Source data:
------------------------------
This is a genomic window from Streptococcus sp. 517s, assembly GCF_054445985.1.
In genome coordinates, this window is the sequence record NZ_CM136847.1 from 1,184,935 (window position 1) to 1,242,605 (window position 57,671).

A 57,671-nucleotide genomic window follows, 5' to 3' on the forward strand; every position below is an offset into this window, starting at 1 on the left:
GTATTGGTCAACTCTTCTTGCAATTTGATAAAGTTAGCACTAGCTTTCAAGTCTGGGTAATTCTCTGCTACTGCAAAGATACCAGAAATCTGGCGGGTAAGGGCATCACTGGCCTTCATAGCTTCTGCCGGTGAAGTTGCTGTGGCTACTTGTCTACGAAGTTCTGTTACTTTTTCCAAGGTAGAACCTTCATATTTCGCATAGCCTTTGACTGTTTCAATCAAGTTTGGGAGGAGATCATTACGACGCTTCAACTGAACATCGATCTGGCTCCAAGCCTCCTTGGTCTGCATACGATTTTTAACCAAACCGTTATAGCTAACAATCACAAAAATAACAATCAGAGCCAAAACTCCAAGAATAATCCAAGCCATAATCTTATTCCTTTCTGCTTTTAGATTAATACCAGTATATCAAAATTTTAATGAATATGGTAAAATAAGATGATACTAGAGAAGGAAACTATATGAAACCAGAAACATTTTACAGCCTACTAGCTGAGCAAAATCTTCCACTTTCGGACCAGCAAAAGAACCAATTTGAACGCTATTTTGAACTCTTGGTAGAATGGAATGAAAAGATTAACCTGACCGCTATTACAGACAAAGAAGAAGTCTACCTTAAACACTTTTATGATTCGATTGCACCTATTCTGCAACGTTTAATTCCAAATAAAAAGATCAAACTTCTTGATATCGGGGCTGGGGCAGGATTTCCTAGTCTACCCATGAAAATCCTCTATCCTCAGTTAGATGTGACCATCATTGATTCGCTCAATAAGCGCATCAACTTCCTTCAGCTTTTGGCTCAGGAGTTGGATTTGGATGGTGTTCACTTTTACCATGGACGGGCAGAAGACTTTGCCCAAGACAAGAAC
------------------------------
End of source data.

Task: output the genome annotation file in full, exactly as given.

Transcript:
This is a genomic window from Streptococcus sp. 517s, assembly GCF_054445985.1.
In genome coordinates, this window is the sequence record NZ_CM136847.1 from 1,184,935 (window position 1) to 1,242,605 (window position 57,671).

A 57,671-nucleotide genomic window follows, 5' to 3' on the forward strand; every position below is an offset into this window, starting at 1 on the left:
GTATTGGTCAACTCTTCTTGCAATTTGATAAAGTTAGCACTAGCTTTCAAGTCTGGGTAATTCTCTGCTACTGCAAAGATACCAGAAATCTGGCGGGTAAGGGCATCACTGGCCTTCATAGCTTCTGCCGGTGAAGTTGCTGTGGCTACTTGTCTACGAAGTTCTGTTACTTTTTCCAAGGTAGAACCTTCATATTTCGCATAGCCTTTGACTGTTTCAATCAAGTTTGGGAGGAGATCATTACGACGCTTCAACTGAACATCGATCTGGCTCCAAGCCTCCTTGGTCTGCATACGATTTTTAACCAAACCGTTATAGCTAACAATCACAAAAATAACAATCAGAGCCAAAACTCCAAGAATAATCCAAGCCATAATCTTATTCCTTTCTGCTTTTAGATTAATACCAGTATATCAAAATTTTAATGAATATGGTAAAATAAGATGATACTAGAGAAGGAAACTATATGAAACCAGAAACATTTTACAGCCTACTAGCTGAGCAAAATCTTCCACTTTCGGACCAGCAAAAGAACCAATTTGAACGCTATTTTGAACTCTTGGTAGAATGGAATGAAAAGATTAACCTGACCGCTATTACAGACAAAGAAGAAGTCTACCTTAAACACTTTTATGATTCGATTGCACCTATTCTGCAACGTTTAATTCCAAATAAAAAGATCAAACTTCTTGATATCGGGGCTGGGGCAGGATTTCCTAGTCTACCCATGAAAATCCTCTATCCTCAGTTAGATGTGACCATCATTGATTCGCTCAATAAGCGCATCAACTTCCTTCAGCTTTTGGCTCAGGAGTTGGATTTGGATGGTGTTCACTTTTACCATGGACGGGCAGAAGACTTTGCCCAAGACAAGAAC